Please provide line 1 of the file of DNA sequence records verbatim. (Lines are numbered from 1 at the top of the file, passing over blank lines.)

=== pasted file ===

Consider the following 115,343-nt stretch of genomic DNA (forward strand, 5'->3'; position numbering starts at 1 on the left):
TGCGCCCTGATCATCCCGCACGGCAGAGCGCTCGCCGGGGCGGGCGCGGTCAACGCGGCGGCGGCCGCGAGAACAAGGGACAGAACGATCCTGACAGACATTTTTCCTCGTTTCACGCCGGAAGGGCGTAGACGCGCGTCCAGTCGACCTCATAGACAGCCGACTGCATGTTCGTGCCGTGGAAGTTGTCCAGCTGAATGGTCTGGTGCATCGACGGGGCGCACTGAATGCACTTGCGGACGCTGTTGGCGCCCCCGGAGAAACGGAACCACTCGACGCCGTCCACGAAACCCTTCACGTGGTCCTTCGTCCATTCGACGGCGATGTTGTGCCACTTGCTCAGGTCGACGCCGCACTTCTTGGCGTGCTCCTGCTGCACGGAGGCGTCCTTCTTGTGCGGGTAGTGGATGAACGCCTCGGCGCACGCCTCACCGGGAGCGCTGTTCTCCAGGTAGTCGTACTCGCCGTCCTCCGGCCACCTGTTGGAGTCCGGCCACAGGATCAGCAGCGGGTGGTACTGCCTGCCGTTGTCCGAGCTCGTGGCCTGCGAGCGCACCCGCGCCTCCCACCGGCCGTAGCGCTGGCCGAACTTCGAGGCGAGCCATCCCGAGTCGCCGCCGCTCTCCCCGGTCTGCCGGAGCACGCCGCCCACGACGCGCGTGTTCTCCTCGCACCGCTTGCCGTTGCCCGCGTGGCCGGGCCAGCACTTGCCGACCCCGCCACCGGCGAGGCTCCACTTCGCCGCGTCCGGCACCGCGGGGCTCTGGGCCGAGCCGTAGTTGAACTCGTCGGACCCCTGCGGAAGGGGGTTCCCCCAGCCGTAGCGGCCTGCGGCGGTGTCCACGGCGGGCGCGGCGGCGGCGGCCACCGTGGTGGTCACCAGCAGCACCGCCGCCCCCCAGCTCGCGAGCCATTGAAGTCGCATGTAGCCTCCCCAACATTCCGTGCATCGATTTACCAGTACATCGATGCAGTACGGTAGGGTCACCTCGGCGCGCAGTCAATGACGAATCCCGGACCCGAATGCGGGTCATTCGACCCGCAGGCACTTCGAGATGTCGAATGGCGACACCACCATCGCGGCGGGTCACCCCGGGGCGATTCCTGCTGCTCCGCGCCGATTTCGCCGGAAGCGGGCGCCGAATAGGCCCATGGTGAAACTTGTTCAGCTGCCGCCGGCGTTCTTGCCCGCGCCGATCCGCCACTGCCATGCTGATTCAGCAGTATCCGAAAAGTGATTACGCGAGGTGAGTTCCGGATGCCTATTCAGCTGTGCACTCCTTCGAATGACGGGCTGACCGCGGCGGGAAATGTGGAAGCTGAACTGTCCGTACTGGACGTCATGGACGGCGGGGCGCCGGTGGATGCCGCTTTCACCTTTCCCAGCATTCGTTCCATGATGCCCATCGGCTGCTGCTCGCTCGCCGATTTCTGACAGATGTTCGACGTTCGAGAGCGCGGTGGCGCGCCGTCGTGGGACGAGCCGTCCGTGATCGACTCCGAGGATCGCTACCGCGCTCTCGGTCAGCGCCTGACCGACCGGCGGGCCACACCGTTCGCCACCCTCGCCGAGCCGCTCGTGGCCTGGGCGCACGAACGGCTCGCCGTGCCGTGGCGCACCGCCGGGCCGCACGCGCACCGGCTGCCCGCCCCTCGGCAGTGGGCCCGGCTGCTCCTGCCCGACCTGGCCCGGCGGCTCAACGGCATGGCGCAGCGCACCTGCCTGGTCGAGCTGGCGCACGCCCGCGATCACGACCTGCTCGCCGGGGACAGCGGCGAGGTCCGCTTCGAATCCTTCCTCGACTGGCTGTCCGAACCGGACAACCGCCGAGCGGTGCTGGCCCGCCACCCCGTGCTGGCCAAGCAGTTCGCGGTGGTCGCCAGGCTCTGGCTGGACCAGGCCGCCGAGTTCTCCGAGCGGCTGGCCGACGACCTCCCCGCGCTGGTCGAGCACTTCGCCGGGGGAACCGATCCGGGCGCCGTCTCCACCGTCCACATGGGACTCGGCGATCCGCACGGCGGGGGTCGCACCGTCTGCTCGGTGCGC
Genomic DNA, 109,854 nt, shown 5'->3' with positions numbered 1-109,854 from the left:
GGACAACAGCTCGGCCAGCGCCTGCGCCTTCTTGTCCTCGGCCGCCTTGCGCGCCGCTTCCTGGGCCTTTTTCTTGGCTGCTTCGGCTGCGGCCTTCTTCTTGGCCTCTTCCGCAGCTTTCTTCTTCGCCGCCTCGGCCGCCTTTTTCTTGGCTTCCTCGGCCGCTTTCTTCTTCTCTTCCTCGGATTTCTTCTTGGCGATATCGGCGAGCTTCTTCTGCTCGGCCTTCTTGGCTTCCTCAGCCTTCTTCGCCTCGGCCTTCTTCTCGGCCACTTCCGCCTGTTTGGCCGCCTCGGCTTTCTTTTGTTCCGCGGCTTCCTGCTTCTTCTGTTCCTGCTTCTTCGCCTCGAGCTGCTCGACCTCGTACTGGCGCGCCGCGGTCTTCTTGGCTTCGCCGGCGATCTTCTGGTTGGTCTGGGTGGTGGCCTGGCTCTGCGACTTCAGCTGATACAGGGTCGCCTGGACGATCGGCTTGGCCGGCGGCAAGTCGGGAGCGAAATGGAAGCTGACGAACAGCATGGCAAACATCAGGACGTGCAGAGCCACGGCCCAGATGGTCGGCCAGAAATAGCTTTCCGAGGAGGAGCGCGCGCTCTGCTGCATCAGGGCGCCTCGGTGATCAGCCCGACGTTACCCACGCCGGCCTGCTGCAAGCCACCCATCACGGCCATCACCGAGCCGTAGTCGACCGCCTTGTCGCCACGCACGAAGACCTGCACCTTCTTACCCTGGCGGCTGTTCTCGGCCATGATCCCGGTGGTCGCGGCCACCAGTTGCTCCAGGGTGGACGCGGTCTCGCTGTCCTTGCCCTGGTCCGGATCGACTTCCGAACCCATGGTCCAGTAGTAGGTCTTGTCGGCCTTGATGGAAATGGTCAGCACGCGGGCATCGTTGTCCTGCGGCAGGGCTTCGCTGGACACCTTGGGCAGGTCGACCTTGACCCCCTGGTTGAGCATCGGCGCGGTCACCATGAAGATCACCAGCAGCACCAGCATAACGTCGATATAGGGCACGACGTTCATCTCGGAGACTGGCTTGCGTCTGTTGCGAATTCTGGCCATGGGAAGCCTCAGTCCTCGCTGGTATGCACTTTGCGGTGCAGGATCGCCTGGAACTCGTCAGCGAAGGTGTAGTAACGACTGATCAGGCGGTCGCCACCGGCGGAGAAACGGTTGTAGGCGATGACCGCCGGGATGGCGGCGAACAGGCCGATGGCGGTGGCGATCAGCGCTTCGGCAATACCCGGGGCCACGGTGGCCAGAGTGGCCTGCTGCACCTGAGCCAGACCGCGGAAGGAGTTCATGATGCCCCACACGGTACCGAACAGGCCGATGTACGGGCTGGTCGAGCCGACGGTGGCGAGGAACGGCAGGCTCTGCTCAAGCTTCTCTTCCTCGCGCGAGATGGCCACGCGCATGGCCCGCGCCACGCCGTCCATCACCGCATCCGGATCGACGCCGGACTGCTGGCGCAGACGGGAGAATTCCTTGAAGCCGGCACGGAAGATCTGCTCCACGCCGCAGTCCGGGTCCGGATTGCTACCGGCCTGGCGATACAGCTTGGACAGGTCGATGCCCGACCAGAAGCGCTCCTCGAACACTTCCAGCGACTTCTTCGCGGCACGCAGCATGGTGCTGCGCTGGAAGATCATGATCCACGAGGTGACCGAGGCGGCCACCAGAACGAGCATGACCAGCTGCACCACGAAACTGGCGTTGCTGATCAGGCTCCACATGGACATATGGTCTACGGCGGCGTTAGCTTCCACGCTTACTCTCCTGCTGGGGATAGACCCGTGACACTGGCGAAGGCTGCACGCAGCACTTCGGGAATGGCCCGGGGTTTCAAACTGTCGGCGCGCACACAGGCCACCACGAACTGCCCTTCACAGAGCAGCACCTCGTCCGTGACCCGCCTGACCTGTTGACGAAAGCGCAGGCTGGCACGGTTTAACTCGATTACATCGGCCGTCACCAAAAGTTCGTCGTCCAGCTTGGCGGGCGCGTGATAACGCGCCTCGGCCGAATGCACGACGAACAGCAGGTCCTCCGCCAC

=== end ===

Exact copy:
Consider the following 115,343-nt stretch of genomic DNA (forward strand, 5'->3'; position numbering starts at 1 on the left):